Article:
9 Grammatical Pitfalls


[prit-ee] /ˈprɪt i/
adjective, prettier, prettiest.
pleasing or attractive to the eye, as by delicacy or gracefulness:
a pretty face.
(of things, places, etc.) pleasing to the eye, especially without grandeur.
pleasing to the ear:
a pretty tune.
pleasing to the mind or aesthetic taste:
He writes pretty little stories.
(often used ironically) fine; grand:
This is a pretty mess!
Informal. considerable; fairly great:
This accident will cost him a pretty sum.
Archaic or Scot. brave; hardy.
noun, plural pretties.
Usually, pretties. pretty ornaments, clothes, etc.
a pretty person:
Sit down, my pretty.
fairly or moderately:
Her work was pretty good.
quite; very:
The wind blew pretty hard.
Informal. prettily.
verb (used with object), prettied, prettying.
to make pretty; improve the appearance of (sometimes followed by up):
to pretty oneself for a party; to pretty up a room.
sitting pretty, Informal.
  1. in an advantageous position.
  2. well-to-do; successful.
Origin of pretty
before 1000; Middle English prati(e), pratte, prettie cunning, gallant, fine, handsome, pretty; Old English prættig, prettī cunning, derivative of prǣtt a trick, wile (cognate with Dutch part, pret trick, prank, Old Norse prettr trick, prettugr tricky)
Related forms
prettily, adverb
prettiness, noun
prettyish, adjective
unprettily, adverb
unprettiness, noun
unpretty, adjective
1. See beautiful. 2–4. pleasant. 10. somewhat.
1. ugly.
Usage note
The qualifying adverb pretty, meaning “fairly or moderately” has been in general use since the late 16th century. Although most common in informal speech and writing, it is far from restricted to them, and often is less stilted than alternatives such as relatively, moderately, and quite. Unabridged
Based on the Random House Dictionary, © Random House, Inc. 2015.
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Examples from the web for prettiest
  • Some of the prettiest snow crystals are the ones that have this little hexagon shaped ice prism as their foundation.
  • Catfish, as seen in nature, are not the prettiest creatures.
  • Blennies aren't the prettiest of nature's creatures.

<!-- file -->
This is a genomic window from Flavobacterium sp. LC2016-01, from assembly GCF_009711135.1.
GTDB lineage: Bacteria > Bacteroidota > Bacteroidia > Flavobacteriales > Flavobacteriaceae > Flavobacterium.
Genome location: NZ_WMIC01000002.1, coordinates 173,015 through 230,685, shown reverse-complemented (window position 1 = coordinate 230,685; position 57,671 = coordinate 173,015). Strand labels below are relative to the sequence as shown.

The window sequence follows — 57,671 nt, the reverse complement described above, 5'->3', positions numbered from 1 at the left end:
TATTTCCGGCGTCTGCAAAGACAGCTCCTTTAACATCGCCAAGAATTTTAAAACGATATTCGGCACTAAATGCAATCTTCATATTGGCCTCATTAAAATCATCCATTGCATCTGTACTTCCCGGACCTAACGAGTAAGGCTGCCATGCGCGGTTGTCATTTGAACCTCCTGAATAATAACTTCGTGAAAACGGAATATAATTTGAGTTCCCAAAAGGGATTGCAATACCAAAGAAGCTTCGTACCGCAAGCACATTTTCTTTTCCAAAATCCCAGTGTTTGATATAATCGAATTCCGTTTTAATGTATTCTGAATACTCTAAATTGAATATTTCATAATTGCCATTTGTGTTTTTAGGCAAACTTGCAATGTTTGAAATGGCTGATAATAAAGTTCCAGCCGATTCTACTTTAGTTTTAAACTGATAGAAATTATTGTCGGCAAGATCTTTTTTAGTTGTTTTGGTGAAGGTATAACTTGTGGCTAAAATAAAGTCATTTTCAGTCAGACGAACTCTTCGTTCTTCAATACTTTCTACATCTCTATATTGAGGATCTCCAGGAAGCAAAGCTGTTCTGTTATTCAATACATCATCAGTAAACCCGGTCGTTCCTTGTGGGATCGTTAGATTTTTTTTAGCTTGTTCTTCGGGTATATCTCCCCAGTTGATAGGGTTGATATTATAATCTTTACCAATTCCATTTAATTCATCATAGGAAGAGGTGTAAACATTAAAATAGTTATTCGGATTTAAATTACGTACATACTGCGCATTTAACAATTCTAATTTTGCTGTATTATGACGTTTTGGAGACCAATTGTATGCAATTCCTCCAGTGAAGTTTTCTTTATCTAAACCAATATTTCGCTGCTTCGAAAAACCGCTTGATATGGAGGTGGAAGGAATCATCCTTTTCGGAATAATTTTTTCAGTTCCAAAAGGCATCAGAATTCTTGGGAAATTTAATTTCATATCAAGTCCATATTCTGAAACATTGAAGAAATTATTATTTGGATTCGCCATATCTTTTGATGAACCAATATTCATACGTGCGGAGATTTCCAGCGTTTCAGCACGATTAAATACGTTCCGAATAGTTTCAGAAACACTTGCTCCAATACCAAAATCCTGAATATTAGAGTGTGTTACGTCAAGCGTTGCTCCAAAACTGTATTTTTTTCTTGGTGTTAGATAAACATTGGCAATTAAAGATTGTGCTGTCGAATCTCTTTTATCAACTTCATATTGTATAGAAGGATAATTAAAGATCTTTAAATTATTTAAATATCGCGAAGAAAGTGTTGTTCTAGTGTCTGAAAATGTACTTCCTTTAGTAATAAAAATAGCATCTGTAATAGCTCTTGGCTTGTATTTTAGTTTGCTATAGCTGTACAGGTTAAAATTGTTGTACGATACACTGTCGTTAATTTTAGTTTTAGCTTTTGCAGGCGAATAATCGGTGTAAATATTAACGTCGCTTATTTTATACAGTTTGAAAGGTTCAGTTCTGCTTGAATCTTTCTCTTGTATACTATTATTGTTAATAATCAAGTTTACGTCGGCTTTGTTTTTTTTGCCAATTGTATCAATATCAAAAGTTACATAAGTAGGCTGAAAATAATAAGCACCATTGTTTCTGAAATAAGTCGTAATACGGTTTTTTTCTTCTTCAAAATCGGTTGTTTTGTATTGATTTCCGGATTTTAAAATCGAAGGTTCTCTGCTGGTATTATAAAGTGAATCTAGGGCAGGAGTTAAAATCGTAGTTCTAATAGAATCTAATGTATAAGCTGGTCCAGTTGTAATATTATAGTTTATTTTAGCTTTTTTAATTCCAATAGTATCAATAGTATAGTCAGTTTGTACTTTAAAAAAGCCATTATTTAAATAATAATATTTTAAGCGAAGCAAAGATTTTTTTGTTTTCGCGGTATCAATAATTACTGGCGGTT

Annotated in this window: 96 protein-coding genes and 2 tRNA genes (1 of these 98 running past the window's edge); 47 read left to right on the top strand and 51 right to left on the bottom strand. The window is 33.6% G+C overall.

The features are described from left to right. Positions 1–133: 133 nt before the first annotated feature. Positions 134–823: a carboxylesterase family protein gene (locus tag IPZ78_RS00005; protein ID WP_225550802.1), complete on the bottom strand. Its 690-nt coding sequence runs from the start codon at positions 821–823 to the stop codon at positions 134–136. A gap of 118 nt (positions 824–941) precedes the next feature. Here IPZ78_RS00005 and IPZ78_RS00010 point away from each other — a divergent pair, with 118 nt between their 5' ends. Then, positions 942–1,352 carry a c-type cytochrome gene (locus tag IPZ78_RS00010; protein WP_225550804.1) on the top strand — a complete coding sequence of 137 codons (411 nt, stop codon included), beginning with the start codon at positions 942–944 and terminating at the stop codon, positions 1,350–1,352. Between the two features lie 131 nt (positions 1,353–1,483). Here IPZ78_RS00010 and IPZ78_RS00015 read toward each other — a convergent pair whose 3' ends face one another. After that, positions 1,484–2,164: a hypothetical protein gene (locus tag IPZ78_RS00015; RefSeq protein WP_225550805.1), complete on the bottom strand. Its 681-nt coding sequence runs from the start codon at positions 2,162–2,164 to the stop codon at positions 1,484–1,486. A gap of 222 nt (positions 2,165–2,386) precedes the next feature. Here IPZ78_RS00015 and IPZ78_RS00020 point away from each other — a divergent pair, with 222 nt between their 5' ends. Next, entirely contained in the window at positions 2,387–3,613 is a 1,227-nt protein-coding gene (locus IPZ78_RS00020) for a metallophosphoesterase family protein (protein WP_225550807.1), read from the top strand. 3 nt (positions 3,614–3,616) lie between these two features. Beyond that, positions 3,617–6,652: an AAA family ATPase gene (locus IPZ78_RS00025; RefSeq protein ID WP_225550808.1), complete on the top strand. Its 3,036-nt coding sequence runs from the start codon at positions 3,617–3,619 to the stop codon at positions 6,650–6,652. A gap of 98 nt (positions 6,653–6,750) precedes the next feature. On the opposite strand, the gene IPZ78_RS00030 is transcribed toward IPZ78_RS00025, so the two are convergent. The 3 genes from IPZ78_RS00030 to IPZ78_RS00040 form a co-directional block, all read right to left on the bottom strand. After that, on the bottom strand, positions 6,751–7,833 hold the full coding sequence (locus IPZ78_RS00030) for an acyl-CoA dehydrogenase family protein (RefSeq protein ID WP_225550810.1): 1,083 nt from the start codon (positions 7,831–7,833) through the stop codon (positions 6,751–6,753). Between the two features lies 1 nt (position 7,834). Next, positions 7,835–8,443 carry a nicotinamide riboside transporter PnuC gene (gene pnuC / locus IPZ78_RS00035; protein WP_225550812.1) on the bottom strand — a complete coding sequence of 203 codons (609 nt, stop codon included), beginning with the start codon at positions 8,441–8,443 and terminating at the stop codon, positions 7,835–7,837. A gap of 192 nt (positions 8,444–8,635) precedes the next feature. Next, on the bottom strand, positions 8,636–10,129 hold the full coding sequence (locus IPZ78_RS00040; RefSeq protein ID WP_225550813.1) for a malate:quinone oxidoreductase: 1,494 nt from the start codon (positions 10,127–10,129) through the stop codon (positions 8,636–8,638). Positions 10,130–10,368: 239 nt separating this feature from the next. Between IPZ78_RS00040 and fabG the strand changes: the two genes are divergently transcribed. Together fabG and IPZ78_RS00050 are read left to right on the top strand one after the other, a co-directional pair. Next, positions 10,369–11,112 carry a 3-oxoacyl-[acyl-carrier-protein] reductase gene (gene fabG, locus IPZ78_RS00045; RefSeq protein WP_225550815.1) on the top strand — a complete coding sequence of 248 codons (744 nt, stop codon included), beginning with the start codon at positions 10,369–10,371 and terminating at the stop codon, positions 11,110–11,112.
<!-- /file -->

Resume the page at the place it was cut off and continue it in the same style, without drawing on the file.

• Seeing friends and hanging out in one of the prettiest settings makes the event memorable year after year.
  • The boxes will be by far the prettiest part of my car which looks kind of shabby in comparison.
  • It was altogether charming, but the prettiest thing of all was a little maiden standing at the open door of the castle.
  • Not the prettiest place but makes up for it in the chow.
  • Autumn, when sugar maples kindle into color, may be the prettiest time to visit.
  • Then she tucked in the sheets and put her prettiest quilt on the bed.
  • Prizes will be awarded to best homemade kites, highest flying kites, prettiest kites and kites with the longest tails.
British Dictionary definitions for prettiest


adjective -tier, -tiest
pleasing or appealing in a delicate or graceful way
dainty, neat, or charming
commendable; good of its kind: he replied with a pretty wit
(informal, often ironic) excellent, grand, or fine: here's a pretty mess!
(informal) lacking in masculinity; effeminate; foppish
(Scot) vigorous or brave
an archaic word for elegant
(informal) a pretty penny, a large sum of money
(informal) sitting pretty, well placed or established financially, socially, etc
noun (pl) -ties
a pretty person or thing
(informal) fairly or moderately; somewhat
(informal) quite or very
verb -ties, -tying, -tied
(transitive) often foll by up. to make pretty; adorn
Derived Forms
prettily, adverb
prettiness, noun
Word Origin
Old English prættig clever; related to Middle Low German prattich obstinate, Dutch prettig glad, Old Norse prettugr cunning
Collins English Dictionary - Complete & Unabridged 2012 Digital Edition
© William Collins Sons & Co. Ltd. 1979, 1986 © HarperCollins
Publishers 1998, 2000, 2003, 2005, 2006, 2007, 2009, 2012
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Word Origin and History for prettiest



Old English prættig (West Saxon), pretti (Kentish), *prettig (Mercian) "cunning, skillful, artful, wily, astute," from prætt, *prett "a trick, wile, craft," from West Germanic *pratt- (cf. Old Norse prettr "a trick," prettugr "tricky;" Frisian pret, Middle Dutch perte, Dutch pret "trick, joke," Dutch prettig "sportive, funny," Flemish pertig "brisk, clever"), of unknown origin.

Connection between Old English and Middle English words is uncertain, but if they are the same, meaning had shifted by c.1400 to "manly, gallant," and later moved via "attractive, skillfully made," to "fine," to "beautiful in a slight way" (mid-15c.). Ironical use from 1530s. For sense evolution, compare nice, silly. Also used of bees (c.1400). "After the OE. period the word is unknown till the 15th c., when it becomes all at once frequent in various senses, none identical with the OE., though derivable from it" [OED].

Meaning "not a few, considerable" is from late 15c. With a sense of "moderately," qualifying adjectives and adverbs, since 1560s. Pretty please as an emphatic plea is attested from 1902. A pretty penny "lot of money" is first recorded 1768.


1916, usually with up, from pretty (adj.). Related: Prettied; prettying. Cf. prettify.


"a pretty person or thing," 1736, from pretty (adj.).

Online Etymology Dictionary, © 2010 Douglas Harper
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Slang definitions & phrases for prettiest



Quite; more than a little: The weather's pretty rotten (1565+)

Related Terms

be sitting pretty

The Dictionary of American Slang, Fourth Edition by Barbara Ann Kipfer, PhD. and Robert L. Chapman, Ph.D.
Copyright (C) 2007 by HarperCollins Publishers.
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Idioms and Phrases with prettiest
The American Heritage® Idioms Dictionary
Copyright © 2002, 2001, 1995 by Houghton Mifflin Company. Published by Houghton Mifflin Company.
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